Flax seeds have a host of nutrients that are helpful to our bodies. There are both brown and gold flaxseed, and they can be used interchangeably. Flax contains lignans – a class of nutrient that when broken down in our body have many beneficial actions. 1) anticancer agents, 2) phyto (plant-derived) estrogens that could be an alternative or additive to soy in peri- and menopausal support, 3) antioxidants preventing free-radical tissue damage and 4) Lignans have a cardio-protective LDL-lowering and HDL-increasing effect. Flax also contains soluble and insoluble fiber, so much so that it’s advisable to take it with liquid. Just put a tablespoon of ground flax seed in a glass and add 2 tablespoons of water and watch what happens! It can be even be used as an egg-replacer if you run out of eggs, or are cooking for someone with an allergy!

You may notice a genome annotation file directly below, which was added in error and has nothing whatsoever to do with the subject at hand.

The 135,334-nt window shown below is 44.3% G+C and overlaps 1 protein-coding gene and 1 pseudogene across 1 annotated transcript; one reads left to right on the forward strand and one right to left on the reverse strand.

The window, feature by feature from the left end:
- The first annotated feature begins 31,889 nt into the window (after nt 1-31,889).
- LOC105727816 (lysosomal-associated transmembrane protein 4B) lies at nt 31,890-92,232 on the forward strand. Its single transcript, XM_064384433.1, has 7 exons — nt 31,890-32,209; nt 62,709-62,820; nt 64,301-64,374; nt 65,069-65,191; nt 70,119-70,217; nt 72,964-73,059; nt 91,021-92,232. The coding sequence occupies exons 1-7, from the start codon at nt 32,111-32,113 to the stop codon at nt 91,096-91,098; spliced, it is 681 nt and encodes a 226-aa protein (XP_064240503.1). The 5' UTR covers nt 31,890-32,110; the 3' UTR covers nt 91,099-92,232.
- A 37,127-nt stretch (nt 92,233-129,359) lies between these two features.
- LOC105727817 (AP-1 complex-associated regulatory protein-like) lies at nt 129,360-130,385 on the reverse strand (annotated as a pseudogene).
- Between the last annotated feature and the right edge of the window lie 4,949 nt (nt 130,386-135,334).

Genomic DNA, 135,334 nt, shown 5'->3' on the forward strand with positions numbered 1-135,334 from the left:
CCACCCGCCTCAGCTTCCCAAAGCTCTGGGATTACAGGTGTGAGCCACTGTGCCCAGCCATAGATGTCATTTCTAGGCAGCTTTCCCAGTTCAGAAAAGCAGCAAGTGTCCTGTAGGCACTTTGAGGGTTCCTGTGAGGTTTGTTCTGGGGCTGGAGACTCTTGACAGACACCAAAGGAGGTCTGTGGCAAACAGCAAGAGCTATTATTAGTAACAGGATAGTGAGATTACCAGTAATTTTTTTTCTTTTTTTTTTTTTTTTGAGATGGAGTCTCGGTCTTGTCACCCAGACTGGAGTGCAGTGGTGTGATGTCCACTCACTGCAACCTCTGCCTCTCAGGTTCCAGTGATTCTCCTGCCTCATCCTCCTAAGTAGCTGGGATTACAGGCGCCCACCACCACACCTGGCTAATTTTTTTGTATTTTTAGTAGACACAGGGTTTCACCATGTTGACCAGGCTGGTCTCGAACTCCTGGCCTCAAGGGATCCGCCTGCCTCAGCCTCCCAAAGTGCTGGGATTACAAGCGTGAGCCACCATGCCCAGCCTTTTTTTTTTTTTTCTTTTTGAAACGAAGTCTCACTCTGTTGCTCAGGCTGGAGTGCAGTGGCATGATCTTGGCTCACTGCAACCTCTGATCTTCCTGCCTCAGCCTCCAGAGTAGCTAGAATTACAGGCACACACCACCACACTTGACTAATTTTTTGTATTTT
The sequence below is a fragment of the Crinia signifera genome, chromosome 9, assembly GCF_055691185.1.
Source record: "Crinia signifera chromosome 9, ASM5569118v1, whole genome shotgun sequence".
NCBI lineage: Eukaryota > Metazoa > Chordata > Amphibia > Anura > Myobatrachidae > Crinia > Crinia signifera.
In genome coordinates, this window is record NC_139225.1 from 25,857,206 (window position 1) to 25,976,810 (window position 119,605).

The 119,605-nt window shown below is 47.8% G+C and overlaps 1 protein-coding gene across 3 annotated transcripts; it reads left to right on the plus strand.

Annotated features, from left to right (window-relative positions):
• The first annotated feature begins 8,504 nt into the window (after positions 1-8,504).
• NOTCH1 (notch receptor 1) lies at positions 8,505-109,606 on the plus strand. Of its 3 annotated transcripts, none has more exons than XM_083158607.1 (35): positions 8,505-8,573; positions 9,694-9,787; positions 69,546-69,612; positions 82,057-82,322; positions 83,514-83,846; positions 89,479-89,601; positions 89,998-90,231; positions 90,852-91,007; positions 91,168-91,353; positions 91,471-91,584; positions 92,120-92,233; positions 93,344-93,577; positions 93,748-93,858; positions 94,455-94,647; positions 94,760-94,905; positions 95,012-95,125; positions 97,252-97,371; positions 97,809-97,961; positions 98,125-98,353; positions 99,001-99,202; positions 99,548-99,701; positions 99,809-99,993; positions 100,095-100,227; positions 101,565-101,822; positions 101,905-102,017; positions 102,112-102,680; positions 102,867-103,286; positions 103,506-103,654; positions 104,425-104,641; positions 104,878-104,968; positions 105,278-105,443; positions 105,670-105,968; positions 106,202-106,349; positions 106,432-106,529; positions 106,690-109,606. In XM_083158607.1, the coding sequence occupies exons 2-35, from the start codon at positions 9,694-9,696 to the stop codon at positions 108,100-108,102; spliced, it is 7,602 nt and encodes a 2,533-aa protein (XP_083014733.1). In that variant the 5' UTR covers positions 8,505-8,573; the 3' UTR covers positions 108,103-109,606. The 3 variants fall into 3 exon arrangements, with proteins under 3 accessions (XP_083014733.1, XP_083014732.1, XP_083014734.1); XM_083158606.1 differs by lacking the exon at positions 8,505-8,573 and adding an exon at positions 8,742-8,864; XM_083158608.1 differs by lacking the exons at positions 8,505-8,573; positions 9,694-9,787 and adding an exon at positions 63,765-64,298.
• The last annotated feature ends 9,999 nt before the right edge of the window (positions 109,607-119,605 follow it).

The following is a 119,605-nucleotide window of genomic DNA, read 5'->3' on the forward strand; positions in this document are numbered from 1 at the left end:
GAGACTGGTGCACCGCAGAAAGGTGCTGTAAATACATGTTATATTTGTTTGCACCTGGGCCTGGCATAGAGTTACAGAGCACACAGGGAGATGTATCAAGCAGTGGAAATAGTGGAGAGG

Flax seeds contain fiber and precursors to omega-3 fatty acids, which can expire or become damaged, so it’s best to buy smaller amounts to maintain a fresher supply. Flax oil will not give you the fiber benefit, and also has a higher probability of going rancid and so must be refrigerated. Flax seeds last in fridge 12 months in an opaque container, or 6 months pre-ground in the freezer. But it’s probably best to buy a little coffee grinder at Reny’s for $12.99 and grind your own fresh. Serving size: 2 tablespoons a day, or 1/4 C three (or more) times a week, ground and sprinkled on salads, whipped into smoothies or soups. Grind it, or it will pass right through, giving you no nutritional benefit. (link to Dr. Andrew Weil’s thoughts). Some have been concerned about cyanide content of flax, but studies have shown that it’s about the same level as cashews, almonds and some other plant products and that the human body breaks it down harmlessly if not overconsumed (more than 8 T a day).